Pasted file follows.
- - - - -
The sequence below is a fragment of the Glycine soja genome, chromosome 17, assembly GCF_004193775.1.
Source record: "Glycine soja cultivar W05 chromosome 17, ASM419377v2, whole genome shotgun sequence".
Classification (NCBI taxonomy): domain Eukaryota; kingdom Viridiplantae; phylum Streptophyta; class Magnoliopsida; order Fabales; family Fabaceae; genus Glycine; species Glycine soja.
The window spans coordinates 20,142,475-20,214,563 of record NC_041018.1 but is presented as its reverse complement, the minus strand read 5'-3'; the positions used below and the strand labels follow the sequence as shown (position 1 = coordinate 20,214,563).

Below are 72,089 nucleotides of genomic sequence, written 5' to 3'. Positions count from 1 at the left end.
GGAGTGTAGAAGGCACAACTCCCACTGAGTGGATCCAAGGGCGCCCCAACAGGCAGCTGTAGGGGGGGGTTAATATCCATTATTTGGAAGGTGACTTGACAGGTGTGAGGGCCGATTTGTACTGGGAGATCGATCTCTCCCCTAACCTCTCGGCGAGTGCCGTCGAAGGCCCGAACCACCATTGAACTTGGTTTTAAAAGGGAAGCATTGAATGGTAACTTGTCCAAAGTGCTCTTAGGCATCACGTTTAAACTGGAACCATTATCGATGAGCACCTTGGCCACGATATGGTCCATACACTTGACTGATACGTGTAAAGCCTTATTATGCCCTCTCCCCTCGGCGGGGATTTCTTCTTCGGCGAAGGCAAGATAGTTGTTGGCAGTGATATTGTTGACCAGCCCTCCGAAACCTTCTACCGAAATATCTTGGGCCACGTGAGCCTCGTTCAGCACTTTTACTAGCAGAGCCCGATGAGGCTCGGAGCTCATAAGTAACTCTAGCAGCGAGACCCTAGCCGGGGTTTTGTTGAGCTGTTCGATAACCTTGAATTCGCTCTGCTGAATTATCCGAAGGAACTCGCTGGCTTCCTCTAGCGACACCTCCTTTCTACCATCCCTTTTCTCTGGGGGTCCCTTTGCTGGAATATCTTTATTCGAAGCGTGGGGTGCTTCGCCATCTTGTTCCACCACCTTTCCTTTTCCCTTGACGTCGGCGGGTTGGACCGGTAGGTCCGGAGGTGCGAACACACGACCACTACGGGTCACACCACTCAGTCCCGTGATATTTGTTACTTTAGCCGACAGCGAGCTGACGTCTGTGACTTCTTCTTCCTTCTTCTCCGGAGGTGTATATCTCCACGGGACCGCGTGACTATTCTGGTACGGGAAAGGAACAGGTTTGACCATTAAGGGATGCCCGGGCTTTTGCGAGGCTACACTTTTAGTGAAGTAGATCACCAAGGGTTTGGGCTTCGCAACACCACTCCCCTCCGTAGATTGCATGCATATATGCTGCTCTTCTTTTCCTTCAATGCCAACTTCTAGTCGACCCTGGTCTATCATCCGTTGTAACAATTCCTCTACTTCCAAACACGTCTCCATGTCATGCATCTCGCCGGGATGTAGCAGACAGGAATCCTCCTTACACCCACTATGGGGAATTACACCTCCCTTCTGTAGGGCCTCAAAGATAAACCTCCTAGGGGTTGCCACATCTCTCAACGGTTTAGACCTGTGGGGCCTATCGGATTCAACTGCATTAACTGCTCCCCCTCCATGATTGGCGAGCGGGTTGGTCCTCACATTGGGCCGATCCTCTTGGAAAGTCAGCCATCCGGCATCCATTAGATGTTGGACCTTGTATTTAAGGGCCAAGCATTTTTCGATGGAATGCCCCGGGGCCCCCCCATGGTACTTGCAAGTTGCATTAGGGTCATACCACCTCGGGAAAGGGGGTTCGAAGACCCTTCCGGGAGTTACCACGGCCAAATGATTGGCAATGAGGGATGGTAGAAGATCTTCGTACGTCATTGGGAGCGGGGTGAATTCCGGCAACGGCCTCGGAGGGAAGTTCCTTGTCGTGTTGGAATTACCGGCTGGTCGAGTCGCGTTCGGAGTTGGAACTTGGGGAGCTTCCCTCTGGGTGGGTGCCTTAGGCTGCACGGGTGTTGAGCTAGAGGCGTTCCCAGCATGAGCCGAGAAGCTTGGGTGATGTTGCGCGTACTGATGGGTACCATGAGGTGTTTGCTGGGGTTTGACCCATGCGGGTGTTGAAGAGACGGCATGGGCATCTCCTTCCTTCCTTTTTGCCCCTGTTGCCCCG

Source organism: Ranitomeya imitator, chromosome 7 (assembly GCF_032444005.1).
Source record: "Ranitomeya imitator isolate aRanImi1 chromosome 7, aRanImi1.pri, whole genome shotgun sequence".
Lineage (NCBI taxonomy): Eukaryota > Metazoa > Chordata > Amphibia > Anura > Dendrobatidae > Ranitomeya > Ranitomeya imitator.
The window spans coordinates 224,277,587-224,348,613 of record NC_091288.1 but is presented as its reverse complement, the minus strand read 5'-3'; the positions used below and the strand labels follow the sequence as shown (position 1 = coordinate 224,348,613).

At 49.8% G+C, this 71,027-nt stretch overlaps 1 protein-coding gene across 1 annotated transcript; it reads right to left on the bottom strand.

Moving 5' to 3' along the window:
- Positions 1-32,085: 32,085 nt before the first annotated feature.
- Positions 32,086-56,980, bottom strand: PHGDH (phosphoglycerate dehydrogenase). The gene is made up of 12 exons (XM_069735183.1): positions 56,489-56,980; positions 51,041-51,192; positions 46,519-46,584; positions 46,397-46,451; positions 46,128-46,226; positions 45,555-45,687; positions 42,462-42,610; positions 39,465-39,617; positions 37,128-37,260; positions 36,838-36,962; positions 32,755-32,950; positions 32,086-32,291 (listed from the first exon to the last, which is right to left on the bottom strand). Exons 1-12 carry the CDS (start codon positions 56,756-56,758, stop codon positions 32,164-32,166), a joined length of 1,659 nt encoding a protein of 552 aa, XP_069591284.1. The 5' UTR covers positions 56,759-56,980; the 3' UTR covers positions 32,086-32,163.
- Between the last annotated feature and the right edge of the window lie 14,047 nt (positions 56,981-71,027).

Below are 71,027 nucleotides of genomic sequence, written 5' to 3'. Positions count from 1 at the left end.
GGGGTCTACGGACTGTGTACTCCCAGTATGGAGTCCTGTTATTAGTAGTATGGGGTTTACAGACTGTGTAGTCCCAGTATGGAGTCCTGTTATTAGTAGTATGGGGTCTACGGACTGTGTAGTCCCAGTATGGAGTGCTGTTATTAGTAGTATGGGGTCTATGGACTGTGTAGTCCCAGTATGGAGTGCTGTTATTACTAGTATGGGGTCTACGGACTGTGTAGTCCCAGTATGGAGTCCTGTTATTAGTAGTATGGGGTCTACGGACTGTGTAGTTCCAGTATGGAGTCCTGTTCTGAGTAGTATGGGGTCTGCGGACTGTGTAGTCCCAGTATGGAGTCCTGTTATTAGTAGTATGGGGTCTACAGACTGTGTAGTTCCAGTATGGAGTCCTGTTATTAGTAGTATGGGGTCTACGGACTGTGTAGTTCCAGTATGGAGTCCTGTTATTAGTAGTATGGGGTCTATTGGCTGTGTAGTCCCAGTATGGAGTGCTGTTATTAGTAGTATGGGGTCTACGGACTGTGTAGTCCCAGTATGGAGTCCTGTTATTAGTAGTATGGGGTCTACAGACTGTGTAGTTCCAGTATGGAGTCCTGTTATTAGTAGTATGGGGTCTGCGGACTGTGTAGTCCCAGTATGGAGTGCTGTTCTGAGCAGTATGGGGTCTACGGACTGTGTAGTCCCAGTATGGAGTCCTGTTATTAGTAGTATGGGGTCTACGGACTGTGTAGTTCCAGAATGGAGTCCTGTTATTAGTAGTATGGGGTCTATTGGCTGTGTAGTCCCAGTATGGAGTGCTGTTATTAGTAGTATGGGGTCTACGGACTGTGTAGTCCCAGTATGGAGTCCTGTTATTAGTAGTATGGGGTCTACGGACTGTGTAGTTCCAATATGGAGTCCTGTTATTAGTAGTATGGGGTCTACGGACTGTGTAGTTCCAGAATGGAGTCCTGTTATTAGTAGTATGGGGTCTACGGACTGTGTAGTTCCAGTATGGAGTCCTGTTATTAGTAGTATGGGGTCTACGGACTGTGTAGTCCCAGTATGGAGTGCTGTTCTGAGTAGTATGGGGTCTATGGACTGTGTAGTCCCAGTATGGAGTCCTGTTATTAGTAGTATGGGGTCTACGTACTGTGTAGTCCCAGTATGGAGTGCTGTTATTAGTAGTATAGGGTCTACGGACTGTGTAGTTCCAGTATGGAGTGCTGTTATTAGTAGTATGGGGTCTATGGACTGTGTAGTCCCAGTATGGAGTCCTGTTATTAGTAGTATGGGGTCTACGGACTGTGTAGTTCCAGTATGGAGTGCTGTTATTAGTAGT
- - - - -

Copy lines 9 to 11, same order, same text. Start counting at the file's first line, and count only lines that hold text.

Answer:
Lineage (NCBI taxonomy): Eukaryota > Metazoa > Chordata > Amphibia > Anura > Dendrobatidae > Ranitomeya > Ranitomeya imitator.
The window spans coordinates 224,277,587-224,348,613 of record NC_091288.1 but is presented as its reverse complement, the minus strand read 5'-3'; the positions used below and the strand labels follow the sequence as shown (position 1 = coordinate 224,348,613).

At 49.8% G+C, this 71,027-nt stretch overlaps 1 protein-coding gene across 1 annotated transcript; it reads right to left on the bottom strand.